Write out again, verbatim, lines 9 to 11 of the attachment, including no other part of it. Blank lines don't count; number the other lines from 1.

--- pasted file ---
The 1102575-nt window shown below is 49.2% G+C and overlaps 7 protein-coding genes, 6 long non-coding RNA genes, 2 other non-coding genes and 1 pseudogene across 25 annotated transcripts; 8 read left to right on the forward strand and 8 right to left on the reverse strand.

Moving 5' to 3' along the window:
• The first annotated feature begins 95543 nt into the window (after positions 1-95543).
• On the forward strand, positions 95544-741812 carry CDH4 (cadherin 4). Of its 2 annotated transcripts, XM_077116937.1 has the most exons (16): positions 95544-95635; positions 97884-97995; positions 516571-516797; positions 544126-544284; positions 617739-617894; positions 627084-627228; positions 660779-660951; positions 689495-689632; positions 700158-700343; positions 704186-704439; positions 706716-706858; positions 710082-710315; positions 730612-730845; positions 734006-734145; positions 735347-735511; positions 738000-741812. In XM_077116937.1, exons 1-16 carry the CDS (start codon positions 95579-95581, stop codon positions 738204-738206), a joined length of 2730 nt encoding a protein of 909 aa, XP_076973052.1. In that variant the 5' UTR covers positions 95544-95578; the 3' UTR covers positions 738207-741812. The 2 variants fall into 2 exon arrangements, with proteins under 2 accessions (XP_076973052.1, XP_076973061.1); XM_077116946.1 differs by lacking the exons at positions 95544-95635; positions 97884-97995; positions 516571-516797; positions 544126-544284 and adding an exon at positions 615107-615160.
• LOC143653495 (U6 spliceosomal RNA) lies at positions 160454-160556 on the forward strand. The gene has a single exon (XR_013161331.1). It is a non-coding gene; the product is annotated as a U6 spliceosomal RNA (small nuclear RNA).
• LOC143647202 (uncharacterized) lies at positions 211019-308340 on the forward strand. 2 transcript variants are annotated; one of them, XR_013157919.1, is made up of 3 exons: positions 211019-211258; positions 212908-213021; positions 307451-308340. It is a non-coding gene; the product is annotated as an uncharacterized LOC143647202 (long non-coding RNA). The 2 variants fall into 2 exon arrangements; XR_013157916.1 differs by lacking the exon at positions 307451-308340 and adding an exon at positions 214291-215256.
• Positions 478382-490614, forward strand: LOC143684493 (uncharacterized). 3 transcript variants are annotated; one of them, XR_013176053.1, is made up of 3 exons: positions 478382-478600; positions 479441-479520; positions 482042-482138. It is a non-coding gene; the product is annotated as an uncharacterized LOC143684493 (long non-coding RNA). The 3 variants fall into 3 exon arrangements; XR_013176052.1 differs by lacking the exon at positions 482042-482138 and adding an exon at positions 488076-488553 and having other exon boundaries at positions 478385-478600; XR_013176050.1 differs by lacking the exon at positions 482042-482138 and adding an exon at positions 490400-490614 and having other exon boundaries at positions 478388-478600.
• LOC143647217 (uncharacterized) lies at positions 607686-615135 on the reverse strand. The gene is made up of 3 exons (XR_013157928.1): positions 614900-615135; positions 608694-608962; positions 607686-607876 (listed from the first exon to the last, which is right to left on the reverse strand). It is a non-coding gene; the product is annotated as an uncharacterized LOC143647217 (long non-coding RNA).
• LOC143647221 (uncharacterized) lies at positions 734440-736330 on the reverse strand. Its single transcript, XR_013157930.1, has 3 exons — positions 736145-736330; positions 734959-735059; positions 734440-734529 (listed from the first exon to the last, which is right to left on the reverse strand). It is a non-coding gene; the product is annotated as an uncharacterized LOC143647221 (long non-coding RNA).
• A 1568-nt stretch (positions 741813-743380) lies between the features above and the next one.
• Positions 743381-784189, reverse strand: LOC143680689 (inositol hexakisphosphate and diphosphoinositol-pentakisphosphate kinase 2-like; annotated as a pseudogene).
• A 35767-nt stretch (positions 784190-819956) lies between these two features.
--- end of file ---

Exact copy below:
• LOC143647221 (uncharacterized) lies at positions 734440-736330 on the reverse strand. Its single transcript, XR_013157930.1, has 3 exons — positions 736145-736330; positions 734959-735059; positions 734440-734529 (listed from the first exon to the last, which is right to left on the reverse strand). It is a non-coding gene; the product is annotated as an uncharacterized LOC143647221 (long non-coding RNA).
• A 1568-nt stretch (positions 741813-743380) lies between the features above and the next one.
• Positions 743381-784189, reverse strand: LOC143680689 (inositol hexakisphosphate and diphosphoinositol-pentakisphosphate kinase 2-like; annotated as a pseudogene).